The vitamin D is one of the most important micronutrients for lifetime of people. Some experts, after years of work, claim that having a few optimal levels of this vitamin on a regular basis could help save lifes.
And it is that not only has vitamin D been shown to have important protective effects against the Covid-19 virus; if not that its health benefits go much further. They have previously also been linked to better bone health, diabetes prevention, or even a lower risk of developing different types of cancer.
Therefore, it is essential that society reaches a considerable degree of awareness about the importance of vitamin D for health. Although, the main source of obtaining this micronutrient is the sun.
What influence does vitamin D have on multiple sclerosis?
Vitamin D is a micronutrient that may have a greater influence on the development of multiple sclerosis than we can imagine. Different studies have linked the deficiency of this vitamin to an increased risk of having this serious disease.
Precisely, the research professor at the Higher Council for Scientific Research (CSIC), Carmen Guaza, recently affirmed in an interview for ’20 minutes’, the direct influence that vitamin D has on multiple sclerosis.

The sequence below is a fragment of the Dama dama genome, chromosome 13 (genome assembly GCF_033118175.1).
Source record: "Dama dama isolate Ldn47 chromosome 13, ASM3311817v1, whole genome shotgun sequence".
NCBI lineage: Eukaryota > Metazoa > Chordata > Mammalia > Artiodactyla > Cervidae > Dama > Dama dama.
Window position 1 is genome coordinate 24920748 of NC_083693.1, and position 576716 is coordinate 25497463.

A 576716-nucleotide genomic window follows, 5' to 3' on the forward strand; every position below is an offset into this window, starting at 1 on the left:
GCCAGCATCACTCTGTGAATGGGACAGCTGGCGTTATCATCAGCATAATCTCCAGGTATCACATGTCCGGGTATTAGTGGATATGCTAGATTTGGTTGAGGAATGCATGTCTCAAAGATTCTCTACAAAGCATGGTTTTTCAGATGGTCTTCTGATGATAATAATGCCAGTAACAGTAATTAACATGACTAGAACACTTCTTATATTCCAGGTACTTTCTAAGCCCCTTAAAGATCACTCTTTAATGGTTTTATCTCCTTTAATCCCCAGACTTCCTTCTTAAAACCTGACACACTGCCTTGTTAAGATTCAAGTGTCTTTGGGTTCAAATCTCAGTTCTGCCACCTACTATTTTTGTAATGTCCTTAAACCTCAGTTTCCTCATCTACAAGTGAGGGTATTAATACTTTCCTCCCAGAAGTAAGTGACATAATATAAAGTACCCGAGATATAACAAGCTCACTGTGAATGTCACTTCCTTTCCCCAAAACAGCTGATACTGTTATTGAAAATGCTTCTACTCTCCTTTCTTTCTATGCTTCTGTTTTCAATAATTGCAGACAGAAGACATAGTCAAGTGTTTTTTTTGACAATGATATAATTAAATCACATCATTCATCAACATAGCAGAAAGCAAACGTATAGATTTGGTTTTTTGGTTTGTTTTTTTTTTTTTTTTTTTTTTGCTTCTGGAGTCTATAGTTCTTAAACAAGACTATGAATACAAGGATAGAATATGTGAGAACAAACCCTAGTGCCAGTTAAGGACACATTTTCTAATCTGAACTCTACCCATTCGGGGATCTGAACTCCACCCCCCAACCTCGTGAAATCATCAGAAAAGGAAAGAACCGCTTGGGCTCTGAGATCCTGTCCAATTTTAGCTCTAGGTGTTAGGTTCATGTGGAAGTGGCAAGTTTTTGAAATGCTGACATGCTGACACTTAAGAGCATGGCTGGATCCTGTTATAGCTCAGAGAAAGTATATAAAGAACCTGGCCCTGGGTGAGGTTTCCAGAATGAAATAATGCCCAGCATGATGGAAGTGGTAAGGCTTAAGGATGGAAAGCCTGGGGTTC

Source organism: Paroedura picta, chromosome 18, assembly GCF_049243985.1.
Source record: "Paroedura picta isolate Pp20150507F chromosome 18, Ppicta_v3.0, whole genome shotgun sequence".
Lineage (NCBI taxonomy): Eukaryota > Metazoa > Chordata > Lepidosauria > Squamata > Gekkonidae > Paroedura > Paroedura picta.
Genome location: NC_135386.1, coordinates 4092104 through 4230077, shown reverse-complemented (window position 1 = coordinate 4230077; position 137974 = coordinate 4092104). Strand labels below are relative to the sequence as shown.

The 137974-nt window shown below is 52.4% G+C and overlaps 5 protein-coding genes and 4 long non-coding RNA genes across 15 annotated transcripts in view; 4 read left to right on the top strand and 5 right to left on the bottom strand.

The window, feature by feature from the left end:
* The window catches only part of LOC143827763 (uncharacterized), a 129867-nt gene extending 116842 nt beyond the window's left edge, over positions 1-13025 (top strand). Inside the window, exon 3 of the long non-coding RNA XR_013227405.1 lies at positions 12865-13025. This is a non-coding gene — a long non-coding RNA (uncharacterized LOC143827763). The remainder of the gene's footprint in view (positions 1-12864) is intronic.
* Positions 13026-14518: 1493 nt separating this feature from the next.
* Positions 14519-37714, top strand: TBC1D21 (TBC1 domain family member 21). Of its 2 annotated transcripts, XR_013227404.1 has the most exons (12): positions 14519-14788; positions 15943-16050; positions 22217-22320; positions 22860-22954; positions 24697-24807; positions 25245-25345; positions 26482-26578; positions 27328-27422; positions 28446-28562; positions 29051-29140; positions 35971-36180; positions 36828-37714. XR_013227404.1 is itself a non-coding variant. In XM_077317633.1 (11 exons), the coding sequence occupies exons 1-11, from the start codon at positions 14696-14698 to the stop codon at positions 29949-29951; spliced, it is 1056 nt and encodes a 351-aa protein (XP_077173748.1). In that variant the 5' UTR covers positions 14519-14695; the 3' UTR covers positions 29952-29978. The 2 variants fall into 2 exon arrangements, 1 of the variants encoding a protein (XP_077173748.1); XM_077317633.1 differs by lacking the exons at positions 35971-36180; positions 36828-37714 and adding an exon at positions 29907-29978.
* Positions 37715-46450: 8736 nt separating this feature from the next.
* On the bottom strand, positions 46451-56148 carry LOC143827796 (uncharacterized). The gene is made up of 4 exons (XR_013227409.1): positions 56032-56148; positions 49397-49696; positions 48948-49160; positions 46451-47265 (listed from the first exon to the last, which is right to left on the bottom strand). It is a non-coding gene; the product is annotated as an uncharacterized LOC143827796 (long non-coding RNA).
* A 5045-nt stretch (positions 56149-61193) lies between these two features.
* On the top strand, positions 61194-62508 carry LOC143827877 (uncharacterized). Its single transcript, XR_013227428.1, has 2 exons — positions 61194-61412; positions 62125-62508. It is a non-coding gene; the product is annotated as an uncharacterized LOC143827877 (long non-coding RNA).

Today more than two and a half million people have multiple sclerosis. A disease that still has no cure and that involves a tough fight for everyone who develops it. Specifically, in Spain it is estimated that some 50,000 people are diagnosed with this pathology.
“In multiple sclerosis, the factor recognized as the main or most influential is the lack of vitamin D,” says specialist Carmen Guaza.
Some statements that match the statements that come directly from the Multiple Sclerosis Foundation, in which they point out that vitamin D is a main micronutrient when it comes to balancing the transmission of calcium to the bones.
And it is that vitamin D deficiency leads in most cases to have brittle bones and prone to fracture easily. What’s more, the lack of this micronutrient is the main cause of the appearance of a bone disease such as osteoporosis.
Booster for the immune system
The Multiple Sclerosis Foundation supports the latest studies on the disease, which link the lack of vitamin D to an increased risk of developing this pathology.
Moreover, they add that having high levels of vitamin D in the body is associated with a lower activity of multiple sclerosis, as well as a decrease in the progression of the disease.
But also, we must not forget that vitamin D is a micronutrient that helps to strengthen the immune system. Therefore, having adequate levels could help prevent different autoimmune diseases.
Finally and in relation to the statements of the specialist Carmen Guaza, vitamin D could be essential during pregnancy and the first months of the child’s life to reduce the chances of developing multiple sclerosis in the future.